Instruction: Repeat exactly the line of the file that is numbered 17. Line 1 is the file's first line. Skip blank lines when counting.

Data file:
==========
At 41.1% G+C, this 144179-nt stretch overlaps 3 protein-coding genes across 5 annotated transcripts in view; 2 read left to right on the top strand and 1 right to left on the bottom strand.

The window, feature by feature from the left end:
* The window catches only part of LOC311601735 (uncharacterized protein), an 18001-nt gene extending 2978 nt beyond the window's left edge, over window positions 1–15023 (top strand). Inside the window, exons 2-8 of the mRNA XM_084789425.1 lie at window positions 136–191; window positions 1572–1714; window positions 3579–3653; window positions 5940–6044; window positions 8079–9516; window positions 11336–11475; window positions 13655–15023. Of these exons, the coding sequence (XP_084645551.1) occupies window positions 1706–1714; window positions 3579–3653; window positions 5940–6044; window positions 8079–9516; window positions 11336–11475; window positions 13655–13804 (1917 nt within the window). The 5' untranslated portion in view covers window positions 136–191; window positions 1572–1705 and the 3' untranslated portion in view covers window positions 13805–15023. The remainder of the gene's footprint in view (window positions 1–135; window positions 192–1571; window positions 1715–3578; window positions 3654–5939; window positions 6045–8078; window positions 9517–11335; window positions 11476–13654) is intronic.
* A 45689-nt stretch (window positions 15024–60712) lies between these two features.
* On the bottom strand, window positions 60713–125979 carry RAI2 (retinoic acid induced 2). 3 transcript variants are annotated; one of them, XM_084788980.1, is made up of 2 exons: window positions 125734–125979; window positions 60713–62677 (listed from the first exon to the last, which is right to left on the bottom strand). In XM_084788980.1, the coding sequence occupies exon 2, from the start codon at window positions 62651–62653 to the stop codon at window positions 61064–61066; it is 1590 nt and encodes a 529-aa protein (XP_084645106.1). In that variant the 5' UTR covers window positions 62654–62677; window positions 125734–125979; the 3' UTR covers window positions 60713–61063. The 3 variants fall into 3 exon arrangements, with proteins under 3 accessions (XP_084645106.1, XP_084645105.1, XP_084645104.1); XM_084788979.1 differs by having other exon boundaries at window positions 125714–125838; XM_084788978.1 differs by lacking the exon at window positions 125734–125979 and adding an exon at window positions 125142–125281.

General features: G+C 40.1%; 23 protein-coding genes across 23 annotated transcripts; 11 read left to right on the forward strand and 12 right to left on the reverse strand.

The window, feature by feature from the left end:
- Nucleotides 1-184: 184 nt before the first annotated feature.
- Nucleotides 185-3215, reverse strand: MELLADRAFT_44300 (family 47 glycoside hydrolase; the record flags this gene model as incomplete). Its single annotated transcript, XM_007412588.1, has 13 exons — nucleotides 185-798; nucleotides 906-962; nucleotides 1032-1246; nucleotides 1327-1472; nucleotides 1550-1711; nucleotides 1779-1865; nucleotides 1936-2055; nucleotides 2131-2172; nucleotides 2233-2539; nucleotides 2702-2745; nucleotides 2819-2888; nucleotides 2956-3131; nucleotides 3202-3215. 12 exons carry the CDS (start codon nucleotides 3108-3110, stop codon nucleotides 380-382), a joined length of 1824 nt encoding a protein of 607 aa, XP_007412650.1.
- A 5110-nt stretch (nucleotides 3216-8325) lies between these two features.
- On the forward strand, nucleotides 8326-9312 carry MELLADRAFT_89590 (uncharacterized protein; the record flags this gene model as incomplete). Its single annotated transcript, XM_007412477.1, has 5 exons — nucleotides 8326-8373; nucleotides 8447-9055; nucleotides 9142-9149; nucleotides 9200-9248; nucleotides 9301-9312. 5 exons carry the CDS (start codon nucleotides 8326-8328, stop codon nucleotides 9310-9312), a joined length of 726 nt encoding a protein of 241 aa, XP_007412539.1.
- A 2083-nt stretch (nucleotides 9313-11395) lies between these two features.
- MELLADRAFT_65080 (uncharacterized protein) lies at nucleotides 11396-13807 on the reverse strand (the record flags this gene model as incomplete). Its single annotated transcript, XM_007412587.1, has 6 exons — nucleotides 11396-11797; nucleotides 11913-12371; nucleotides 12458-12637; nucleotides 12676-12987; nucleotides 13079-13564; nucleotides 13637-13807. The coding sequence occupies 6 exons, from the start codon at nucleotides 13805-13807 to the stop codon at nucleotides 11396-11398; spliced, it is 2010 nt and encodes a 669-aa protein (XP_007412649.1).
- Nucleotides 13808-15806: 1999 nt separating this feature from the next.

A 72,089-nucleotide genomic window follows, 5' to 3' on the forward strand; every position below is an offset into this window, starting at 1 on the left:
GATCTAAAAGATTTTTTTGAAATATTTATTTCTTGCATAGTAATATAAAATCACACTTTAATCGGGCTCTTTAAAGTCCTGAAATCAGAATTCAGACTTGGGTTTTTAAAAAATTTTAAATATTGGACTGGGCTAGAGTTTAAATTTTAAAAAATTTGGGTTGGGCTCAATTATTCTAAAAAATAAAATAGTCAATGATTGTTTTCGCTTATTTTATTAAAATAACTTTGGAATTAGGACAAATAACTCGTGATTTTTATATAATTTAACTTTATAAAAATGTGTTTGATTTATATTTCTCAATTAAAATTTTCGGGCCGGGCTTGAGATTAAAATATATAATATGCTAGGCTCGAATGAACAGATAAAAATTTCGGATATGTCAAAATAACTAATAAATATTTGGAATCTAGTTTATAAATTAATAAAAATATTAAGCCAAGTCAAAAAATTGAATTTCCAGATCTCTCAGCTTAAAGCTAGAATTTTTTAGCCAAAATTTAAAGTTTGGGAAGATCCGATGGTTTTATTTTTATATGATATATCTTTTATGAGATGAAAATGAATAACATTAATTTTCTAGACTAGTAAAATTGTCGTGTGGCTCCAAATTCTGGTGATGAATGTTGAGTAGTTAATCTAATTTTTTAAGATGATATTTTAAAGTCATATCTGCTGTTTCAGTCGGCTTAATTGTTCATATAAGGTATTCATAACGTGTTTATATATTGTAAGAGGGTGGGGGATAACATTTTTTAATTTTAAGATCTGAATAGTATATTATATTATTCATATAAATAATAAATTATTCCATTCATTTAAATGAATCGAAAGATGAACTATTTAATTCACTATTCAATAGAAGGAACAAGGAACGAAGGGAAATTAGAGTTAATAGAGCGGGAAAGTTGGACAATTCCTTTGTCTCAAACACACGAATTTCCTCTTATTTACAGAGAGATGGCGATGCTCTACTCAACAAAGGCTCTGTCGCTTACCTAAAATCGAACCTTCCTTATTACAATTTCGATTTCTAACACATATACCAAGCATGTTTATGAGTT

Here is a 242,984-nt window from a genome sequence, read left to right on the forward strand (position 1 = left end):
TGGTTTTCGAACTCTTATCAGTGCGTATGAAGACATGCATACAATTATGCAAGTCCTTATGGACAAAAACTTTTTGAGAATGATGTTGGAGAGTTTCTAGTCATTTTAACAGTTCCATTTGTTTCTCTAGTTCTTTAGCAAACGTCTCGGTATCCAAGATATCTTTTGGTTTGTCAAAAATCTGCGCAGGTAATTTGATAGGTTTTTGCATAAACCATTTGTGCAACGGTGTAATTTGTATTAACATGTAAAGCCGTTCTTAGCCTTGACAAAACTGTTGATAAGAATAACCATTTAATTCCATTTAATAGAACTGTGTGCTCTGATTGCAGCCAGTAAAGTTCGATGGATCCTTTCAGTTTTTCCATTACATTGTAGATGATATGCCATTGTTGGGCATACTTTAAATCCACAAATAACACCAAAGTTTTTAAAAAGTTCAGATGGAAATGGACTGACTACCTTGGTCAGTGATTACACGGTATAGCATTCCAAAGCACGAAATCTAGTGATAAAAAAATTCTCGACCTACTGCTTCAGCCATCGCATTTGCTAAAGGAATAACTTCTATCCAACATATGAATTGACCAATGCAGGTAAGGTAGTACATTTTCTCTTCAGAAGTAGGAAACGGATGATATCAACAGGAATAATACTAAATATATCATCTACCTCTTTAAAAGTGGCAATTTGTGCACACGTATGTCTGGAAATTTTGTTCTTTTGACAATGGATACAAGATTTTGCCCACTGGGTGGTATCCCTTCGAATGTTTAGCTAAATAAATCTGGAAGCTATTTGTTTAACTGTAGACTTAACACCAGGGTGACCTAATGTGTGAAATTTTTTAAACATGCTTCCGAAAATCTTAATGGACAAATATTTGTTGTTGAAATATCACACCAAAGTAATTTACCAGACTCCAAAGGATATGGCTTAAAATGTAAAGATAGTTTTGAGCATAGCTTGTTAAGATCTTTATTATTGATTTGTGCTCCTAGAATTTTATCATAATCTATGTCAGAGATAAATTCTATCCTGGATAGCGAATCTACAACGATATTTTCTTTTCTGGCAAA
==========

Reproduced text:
Here is a 242,984-nt window from a genome sequence, read left to right on the forward strand (position 1 = left end):